...I suspect the story of Kimi's rise to the top of the sport is actually the more interesting of the two. Much has been made of Lewis Hamilton's relatively ordinary background (compare and contrast with current English GP2 front runner Mike Conway, whose father has made a fortune in civil engineering, or best-placed British F3 runner, Stephen Jelley, whose family run a large house-building business) but the truth is, he was picked up very young by the most successful F1 team in the business, who have been instrumental in managing his career ever since. Had Mclaren not shown an interest in Lewis at the age of 13, one wonders whether he would even have got beyond karting.
Kimi Raikkonen, by contrast, had no such early assistance. His father was a construction worker and his mother a clerk in local government. By the standards of some I have dealt with in my working life, he wasn't poor but it can safely be assumed that they were in no position to personally put up the £200k cost of his season in Formula Renault. From early on, he has been managed by the previously relatively unknown father and son duo of Steve and Dave Robertson (Steve was a middling F3 driver, some 20 years back, but to my knowledge, he hadn't previously been involved in driver management) who somehow managed to persuade Peter Sauber to give him a run in one of his cars at a time when he had only a Formula Renault title to his name, at the end of 2000. The Swiss veteran team owner was so impressed by what he saw, that he quickly offered to hire the inexperienced Finn to race for the team in 2001. There was brief concern that he was simply too inexperienced to be in F1, and he was granted only a probationary superlicence at the beginning of the year. These were concerns which largely vanished when he scored points on his debut in Australia.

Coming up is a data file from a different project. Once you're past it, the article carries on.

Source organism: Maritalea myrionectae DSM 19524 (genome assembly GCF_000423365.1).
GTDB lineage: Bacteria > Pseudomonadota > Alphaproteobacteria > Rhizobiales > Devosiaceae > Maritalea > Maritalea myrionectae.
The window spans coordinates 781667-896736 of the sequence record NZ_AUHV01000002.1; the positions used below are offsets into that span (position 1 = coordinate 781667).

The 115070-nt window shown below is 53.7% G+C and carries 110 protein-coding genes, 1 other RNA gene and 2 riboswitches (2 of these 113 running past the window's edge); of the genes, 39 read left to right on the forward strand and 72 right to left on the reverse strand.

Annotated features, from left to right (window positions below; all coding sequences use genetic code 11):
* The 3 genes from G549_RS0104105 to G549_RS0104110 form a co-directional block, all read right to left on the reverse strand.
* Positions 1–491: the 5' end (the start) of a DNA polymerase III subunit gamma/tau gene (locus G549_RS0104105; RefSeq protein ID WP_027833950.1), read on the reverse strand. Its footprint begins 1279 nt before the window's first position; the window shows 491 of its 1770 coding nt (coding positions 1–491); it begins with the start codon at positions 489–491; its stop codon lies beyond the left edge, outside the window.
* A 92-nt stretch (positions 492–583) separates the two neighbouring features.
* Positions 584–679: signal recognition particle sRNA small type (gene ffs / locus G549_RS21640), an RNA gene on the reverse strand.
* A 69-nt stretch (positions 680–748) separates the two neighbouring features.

On closer inspection, one of the interesting things about Kimi's ascent to Formula 1 was that he did it without ever really having access to the best equipment. In Finnish karting, he was narrowly beaten in his debut season by Toni Vilander (last seen pursuing a living in the FIA GT series). This might seem a surprise, given that that Vilander never went on to anything like the same level of success, but on closer inspection, it had an awful lot to do with the fact that Raikkonen was karting on the cheap - unable to service or replace his engines as frequently, and often trying to eke more races out of the tyres than his rivals. There is even a story (which I have been unable to verify) that he turned up to a European karting series event in the rain, couldn't afford treaded tyres, and beat everyone while running slicks!
Certainly, one thing that comes across is that while Hamilton was very carefully prepared and groomed for F1 from a very young age, Kimi Raikkonen is much more an independent operator - a man little used to taking others' advice, and with little desire to be managed. In this, he is much more of a racing driver in the traditional mould. Going back 30 years or so, racing drivers seemed much more their own men. They tended not to be accompanied by their parents to the races, and many saw no need to employ a team manager. After all, in the 1970s, racing was still dangerous to an extent that few parents would actively encourage their offspring into it in the manner of, for instance, your typical tennis father. These days, it feels like it's increasingly hard to tell apart Anthony Hamilton or John Button from Richard Williams or Damir Dokic - save that neither seem quite so, how shall I put it, bonkers.